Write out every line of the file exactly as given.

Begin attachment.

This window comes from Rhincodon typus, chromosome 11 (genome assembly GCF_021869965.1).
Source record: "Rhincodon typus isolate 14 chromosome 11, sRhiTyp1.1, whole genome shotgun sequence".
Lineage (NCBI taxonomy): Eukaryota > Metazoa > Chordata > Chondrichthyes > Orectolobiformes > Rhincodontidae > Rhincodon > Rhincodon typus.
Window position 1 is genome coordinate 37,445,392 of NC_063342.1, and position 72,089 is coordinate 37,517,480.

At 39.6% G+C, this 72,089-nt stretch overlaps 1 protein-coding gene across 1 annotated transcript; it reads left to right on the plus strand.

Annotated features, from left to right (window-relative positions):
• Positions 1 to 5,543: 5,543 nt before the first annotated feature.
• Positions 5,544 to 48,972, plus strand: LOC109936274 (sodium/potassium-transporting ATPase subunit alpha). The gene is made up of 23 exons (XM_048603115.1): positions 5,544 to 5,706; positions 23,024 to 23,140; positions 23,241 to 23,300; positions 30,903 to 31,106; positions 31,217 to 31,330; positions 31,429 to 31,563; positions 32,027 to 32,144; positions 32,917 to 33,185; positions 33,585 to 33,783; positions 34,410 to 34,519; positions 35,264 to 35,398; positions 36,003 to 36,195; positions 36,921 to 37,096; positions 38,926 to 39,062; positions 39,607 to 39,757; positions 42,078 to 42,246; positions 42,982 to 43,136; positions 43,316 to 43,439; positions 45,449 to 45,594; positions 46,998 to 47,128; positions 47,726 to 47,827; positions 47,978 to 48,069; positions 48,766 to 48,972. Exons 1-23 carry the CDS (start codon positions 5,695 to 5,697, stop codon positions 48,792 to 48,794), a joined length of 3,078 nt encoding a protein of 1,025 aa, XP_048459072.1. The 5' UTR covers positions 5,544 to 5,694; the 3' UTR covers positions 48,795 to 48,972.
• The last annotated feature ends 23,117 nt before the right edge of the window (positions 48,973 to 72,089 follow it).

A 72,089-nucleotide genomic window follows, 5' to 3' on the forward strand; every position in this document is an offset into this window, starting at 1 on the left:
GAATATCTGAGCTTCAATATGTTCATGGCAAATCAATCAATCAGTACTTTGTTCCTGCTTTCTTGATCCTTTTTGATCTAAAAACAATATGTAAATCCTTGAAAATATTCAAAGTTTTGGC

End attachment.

This window comes from Rhincodon typus, chromosome 11 (genome assembly GCF_021869965.1).
Source record: "Rhincodon typus isolate 14 chromosome 11, sRhiTyp1.1, whole genome shotgun sequence".
Lineage (NCBI taxonomy): Eukaryota > Metazoa > Chordata > Chondrichthyes > Orectolobiformes > Rhincodontidae > Rhincodon > Rhincodon typus.
Window position 1 is genome coordinate 37,445,392 of NC_063342.1, and position 72,089 is coordinate 37,517,480.

At 39.6% G+C, this 72,089-nt stretch overlaps 1 protein-coding gene across 1 annotated transcript; it reads left to right on the plus strand.

Annotated features, from left to right (window-relative positions):
• Positions 1 to 5,543: 5,543 nt before the first annotated feature.
• Positions 5,544 to 48,972, plus strand: LOC109936274 (sodium/potassium-transporting ATPase subunit alpha). The gene is made up of 23 exons (XM_048603115.1): positions 5,544 to 5,706; positions 23,024 to 23,140; positions 23,241 to 23,300; positions 30,903 to 31,106; positions 31,217 to 31,330; positions 31,429 to 31,563; positions 32,027 to 32,144; positions 32,917 to 33,185; positions 33,585 to 33,783; positions 34,410 to 34,519; positions 35,264 to 35,398; positions 36,003 to 36,195; positions 36,921 to 37,096; positions 38,926 to 39,062; positions 39,607 to 39,757; positions 42,078 to 42,246; positions 42,982 to 43,136; positions 43,316 to 43,439; positions 45,449 to 45,594; positions 46,998 to 47,128; positions 47,726 to 47,827; positions 47,978 to 48,069; positions 48,766 to 48,972. Exons 1-23 carry the CDS (start codon positions 5,695 to 5,697, stop codon positions 48,792 to 48,794), a joined length of 3,078 nt encoding a protein of 1,025 aa, XP_048459072.1. The 5' UTR covers positions 5,544 to 5,694; the 3' UTR covers positions 48,795 to 48,972.
• The last annotated feature ends 23,117 nt before the right edge of the window (positions 48,973 to 72,089 follow it).

A 72,089-nucleotide genomic window follows, 5' to 3' on the forward strand; every position in this document is an offset into this window, starting at 1 on the left:
GAATATCTGAGCTTCAATATGTTCATGGCAAATCAATCAATCAGTACTTTGTTCCTGCTTTCTTGATCCTTTTTGATCTAAAAACAATATGTAAATCCTTGAAAATATTCAAAGTTTTGGC